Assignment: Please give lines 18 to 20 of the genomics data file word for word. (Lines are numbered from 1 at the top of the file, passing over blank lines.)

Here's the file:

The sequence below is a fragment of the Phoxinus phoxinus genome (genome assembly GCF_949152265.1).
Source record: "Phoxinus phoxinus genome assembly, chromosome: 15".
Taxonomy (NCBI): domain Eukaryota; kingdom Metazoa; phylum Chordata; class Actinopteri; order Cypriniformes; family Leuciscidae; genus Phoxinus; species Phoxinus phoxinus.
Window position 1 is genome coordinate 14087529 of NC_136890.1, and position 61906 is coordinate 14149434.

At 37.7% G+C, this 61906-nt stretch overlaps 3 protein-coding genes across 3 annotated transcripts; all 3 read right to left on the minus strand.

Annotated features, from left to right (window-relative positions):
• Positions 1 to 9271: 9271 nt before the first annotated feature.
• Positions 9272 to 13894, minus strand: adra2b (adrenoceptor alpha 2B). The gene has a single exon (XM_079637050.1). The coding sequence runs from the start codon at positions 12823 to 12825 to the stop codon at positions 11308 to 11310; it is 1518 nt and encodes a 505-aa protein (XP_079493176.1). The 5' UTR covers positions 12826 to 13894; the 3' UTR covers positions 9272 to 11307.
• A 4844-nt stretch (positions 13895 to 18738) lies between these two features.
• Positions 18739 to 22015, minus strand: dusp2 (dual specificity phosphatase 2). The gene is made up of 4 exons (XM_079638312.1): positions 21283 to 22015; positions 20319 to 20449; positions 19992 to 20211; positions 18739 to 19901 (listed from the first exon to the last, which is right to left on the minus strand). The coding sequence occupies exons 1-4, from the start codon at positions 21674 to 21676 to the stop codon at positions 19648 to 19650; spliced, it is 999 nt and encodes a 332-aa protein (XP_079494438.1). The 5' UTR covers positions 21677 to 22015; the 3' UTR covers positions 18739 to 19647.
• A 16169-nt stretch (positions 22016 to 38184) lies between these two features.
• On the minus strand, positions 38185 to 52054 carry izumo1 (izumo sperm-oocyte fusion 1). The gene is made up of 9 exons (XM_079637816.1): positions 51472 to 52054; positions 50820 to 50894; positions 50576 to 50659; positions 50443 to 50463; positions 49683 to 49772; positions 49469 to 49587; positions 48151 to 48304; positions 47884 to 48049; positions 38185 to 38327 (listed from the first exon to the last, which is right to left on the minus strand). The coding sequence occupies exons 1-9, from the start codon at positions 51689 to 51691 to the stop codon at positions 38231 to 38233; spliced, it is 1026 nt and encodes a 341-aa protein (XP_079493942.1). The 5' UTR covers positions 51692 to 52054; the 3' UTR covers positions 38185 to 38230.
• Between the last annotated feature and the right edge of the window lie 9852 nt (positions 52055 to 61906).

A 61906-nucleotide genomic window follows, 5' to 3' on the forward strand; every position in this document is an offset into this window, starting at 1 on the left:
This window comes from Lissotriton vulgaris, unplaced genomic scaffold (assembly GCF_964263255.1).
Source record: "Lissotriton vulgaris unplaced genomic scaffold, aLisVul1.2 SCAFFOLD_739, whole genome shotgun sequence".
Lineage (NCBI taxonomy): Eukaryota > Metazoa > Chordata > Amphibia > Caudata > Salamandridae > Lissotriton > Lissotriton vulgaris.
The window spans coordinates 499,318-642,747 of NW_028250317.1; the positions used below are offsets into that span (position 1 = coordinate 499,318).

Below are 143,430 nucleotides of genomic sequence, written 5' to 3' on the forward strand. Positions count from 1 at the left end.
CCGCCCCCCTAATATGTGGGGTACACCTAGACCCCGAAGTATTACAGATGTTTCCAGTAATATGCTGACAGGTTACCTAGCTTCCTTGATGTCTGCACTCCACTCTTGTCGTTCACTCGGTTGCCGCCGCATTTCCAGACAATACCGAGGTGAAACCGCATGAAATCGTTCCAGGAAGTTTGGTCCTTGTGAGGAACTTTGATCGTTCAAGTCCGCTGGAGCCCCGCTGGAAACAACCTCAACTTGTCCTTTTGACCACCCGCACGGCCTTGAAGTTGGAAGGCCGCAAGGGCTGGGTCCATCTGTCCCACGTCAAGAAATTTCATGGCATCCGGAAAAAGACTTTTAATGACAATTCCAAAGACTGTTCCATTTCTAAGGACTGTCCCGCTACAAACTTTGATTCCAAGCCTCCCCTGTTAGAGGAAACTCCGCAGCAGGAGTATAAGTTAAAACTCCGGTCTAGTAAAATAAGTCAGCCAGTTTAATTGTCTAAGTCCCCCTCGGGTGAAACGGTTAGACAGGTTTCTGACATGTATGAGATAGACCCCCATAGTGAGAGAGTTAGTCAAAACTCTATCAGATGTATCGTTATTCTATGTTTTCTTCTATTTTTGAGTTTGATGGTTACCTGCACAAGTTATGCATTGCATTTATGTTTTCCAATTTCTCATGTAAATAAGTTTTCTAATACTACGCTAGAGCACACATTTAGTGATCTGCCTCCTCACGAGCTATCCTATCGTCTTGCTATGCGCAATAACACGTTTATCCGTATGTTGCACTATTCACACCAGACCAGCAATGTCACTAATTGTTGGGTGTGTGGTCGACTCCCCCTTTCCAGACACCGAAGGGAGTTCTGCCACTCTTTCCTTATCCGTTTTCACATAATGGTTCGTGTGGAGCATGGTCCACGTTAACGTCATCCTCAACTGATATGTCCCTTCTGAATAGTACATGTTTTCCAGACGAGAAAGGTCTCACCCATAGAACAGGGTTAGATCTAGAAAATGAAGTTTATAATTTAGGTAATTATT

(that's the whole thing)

The window spans coordinates 499,318-642,747 of NW_028250317.1; the positions used below are offsets into that span (position 1 = coordinate 499,318).

Below are 143,430 nucleotides of genomic sequence, written 5' to 3' on the forward strand. Positions count from 1 at the left end.
CCGCCCCCCTAATATGTGGGGTACACCTAGACCCCGAAGTATTACAGATGTTTCCAGTAATATGCTGACAGGTTACCTAGCTTCCTTGATGTCTGCACTCCACTCTTGTCGTTCACTCGGTTGCCGCCGCATTTCCAGACAATACCGAGGTGAAACCGCATGAAATCGTTCCAGGAAGTTTGGTCCTTGTGAGGAACTTTGATCGTTCAAGTCCGCTGGAGCCCCGCTGGAAACAACCTCAACTTGTCCTTTTGACCACCCGCACGGCCTTGAAGTTGGAAGGCCGCAAGGGCTGGGTCCATCTGTCCCACGTCAAGAAATTTCATGGCATCCGGAAAAAGACTTTTAATGACAATTCCAAAGACTGTTCCATTTCTAAGGACTGTCCCGCTACAAACTTTGATTCCAAGCCTCCCCTGTTAGAGGAAACTCCGCAGCAGGAGTATAAGTTAAAACTCCGGTCTAGTAAAATAAGTCAGCCAGTTTAATTGTCTAAGTCCCCCTCGGGTGAAACGGTTAGACAGGTTTCTGACATGTATGAGATAGACCCCCATAGTGAGAGAGTTAGTCAAAACTCTATCAGATGTATCGTTATTCTATGTTTTCTTCTATTTTTGAGTTTGATGGTTACCTGCACAAGTTATGCATTGCATTTATGTTTTCCAATTTCTCATGTAAATAAGTTTTCTAATACTACGCTAGAGCACACATTTAGTGATCTGCCTCCTCACGAGCTATCCTATCGTCTTGCTATGCGCAATAACACGTTTATCCGTATGTTGCACTATTCACACCAGACCAGCAATGTCACTAATTGTTGGGTGTGTGGTCGACTCCCCCTTTCCAGACACCGAAGGGAGTTCTGCCACTCTTTCCTTATCCGTTTTCACATAATGGTTCGTGTGGAGCATGGTCCACGTTAACGTCATCCTCAACTGATATGTCCCTTCTGAATAGTACATGTTTTCCAGACGAGAAAGGTCTCACCCATAGAACAGGGTTAGATCTAGAAAATGAAGTTTATAATTTAGGTAATTATT